There are many things that happen during the course of the college football season that make up the full journey. Upsets, BCS flaws/snubbing, rivalries, tailgating and the Lee Corso mascot headgear predictions all make us college football junkies feel like it’s that special time of year. The trend lately has been, no season is complete without the latest news in the conference realignment saga. This week has been no different with the news of the Maryland Terrapins and Rutgers Scarlet Knights announcing their move to the Big 10.
The urban legend in the college football universe is the term super conferences and while some would have you believe they are just a myth, every new shake-up within the landscape only adds to the inevitable. Super conferences are coming and its only a matter of time before there is conferences with 16 teams. With realignment discussions comes the mad scramble of programs trying to find their place in the conference geography.
The Big 12 is no stranger to the effects of teams jumping ship and pledging their loyalty to a new commissioner. They’ve resurrected their standing after the conference faced total destruction, now they’re a stronger conference because of it. You can laugh at the term strength after witnessing the downfall of the West Virginia Mountaineers, but their new media rights deal with ESPN and Fox Sports media group cackled right back at you.
Big 12 Commissioner Bob Bowlsby has stated the conference is happy with 10 members, now that would be a good approach in the old platform, but this is a new age in college athletics, you have to be innovative to survive. The Southeastern Conference is sitting happy with 14 members and the Big 10 will now have the addition of Rutgers and Maryland to put the conference at 14. The Big East reconstructed itself to get off life support, however the recent news of the Boise State Broncos and San Diego State Aztecs having second thoughts complicates things, conferences are trying to add teams, better yet media rights money, to survive.
It makes sense for the Big 12 to add the Louisville Cardinals and before you dismiss this as a corny what-if scenario, keep in mind that it was going to be either the Cardinals or Mountaineers to gain admittance into the conference. It turned into a heated race for UL and WVU to get the final spot. The Big 12 showed interest in Louisville before and for good reason. Since every move boils down to money, the conference would gain a very strong media market in Louisville.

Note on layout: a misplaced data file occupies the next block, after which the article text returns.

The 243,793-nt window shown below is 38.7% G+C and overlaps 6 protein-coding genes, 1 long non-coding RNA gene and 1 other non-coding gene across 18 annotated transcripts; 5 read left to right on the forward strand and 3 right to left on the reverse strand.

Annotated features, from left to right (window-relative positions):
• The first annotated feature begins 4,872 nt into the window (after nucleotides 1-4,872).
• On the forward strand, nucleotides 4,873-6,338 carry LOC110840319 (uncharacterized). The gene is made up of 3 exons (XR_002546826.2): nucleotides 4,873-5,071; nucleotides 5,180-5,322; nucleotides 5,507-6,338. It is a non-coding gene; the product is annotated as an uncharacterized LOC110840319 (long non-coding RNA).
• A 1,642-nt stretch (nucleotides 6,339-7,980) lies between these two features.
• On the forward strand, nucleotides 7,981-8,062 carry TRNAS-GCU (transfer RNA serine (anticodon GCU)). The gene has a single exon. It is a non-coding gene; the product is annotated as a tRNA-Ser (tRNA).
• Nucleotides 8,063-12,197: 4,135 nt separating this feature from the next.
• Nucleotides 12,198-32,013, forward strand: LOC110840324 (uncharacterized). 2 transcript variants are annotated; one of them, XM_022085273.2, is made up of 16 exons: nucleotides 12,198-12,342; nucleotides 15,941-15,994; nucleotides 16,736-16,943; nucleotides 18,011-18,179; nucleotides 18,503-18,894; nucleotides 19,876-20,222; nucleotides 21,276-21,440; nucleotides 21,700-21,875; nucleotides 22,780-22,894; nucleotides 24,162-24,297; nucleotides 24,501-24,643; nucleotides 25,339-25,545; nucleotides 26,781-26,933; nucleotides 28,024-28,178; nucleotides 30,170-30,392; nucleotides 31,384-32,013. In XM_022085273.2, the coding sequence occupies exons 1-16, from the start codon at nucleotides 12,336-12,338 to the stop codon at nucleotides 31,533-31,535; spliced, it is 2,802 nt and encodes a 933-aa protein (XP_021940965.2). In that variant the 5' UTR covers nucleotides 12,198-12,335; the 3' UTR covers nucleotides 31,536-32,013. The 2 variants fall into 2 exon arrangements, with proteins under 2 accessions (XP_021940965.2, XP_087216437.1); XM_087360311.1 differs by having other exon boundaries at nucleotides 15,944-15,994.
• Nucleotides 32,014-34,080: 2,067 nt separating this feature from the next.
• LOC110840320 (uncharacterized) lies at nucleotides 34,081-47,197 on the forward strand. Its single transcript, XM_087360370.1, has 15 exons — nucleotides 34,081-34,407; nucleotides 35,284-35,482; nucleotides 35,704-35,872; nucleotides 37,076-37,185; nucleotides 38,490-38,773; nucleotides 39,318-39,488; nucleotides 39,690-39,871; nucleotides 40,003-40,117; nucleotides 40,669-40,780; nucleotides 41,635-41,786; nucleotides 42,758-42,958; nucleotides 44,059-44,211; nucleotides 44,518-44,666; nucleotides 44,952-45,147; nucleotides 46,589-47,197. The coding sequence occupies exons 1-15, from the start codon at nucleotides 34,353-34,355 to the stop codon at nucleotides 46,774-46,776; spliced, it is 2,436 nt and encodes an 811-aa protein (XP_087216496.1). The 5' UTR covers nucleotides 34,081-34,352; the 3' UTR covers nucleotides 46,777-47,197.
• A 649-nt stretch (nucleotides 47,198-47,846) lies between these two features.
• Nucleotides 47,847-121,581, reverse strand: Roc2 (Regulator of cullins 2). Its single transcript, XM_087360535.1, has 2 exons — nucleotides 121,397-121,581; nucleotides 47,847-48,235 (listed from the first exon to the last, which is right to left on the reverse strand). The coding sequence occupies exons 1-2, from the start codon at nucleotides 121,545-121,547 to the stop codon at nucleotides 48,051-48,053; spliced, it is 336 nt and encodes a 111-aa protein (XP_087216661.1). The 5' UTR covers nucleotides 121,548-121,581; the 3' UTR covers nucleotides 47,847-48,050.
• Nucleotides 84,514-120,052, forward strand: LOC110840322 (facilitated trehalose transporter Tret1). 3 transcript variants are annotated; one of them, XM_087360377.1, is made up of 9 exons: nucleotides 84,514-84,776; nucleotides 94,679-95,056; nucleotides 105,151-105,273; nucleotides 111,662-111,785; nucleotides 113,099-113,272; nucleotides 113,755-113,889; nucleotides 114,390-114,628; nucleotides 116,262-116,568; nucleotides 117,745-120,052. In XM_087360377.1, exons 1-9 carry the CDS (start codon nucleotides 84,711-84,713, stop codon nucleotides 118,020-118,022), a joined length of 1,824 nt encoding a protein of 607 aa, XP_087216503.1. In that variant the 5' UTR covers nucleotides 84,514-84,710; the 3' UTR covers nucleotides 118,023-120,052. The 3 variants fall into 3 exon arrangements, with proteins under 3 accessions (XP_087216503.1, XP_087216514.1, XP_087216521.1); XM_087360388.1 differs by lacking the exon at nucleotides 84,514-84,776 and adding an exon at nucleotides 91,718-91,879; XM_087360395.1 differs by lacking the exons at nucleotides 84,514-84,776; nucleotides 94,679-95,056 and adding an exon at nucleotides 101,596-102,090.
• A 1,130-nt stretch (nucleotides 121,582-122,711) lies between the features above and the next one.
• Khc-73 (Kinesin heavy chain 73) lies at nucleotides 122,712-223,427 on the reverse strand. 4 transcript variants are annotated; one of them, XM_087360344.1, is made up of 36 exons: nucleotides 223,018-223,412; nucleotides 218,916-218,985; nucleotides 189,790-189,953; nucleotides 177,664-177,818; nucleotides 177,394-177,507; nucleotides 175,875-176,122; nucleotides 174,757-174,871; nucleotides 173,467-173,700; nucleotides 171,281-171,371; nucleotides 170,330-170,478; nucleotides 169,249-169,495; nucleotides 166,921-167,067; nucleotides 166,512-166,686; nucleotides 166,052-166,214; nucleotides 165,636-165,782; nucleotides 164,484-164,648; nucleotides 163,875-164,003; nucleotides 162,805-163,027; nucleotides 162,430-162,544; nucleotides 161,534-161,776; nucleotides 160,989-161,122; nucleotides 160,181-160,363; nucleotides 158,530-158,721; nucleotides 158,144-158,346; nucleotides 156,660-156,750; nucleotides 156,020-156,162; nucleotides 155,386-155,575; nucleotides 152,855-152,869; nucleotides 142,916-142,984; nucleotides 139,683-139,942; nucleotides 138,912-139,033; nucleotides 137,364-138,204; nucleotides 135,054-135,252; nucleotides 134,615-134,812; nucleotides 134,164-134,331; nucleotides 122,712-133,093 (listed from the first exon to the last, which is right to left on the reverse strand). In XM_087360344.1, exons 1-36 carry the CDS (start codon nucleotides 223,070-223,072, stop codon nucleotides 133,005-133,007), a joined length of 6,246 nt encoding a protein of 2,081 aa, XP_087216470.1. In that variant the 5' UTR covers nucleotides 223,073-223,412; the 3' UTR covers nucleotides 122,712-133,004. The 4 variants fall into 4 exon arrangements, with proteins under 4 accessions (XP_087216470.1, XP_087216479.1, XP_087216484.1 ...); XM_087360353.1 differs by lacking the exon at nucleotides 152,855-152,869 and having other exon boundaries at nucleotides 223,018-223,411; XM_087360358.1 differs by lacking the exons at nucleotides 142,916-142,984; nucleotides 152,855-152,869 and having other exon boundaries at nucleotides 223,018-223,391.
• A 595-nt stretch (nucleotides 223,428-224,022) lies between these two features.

If you still doubt the power of Louisville to the Big 12, look no further than a dreadfully cold night in 2006 when the No. 5 Cardinals met the No. 3 Mountaineers in front of the largest national audience to watch an ESPN-broadcast college football game. Media rights matter in conference realignment, nothing else, therefore the Big 12 needs to embrace this and make the viewership stronger for their brand.
There might be some competition for this next suggestion, but again the Big 12 should pursue media markets and adding the No. 4 ranked college football market, according to ESPN Media Zone, would benefit the conference beyond what they could accomplish in their previous life. The Clemson Tigers should be another team on the Big 12 radar. The Big 12 would improve their brand by dipping into the Atlanta market and bring in a proud football brand with Clemson.
Whether you accept it or not, the only base these decisions come from is money. Bowlsby has stated the conference is perfectly happy with a round-robin conference champion, but decisions change based on information at ones’ disposal during a time period. Teams will need to do everything they can to improve their standing with the selection committee when the playoff format begins in the 2014 season. If the Big 12 is without a conference championship, while the SEC, Pac-12 and Big 10 all have conference championships for their teams to make a final case to be in the final four, the conference could face being shunned for not enough quality wins.
The landscape is constantly changing, its best to get on board, rather than get left behind.
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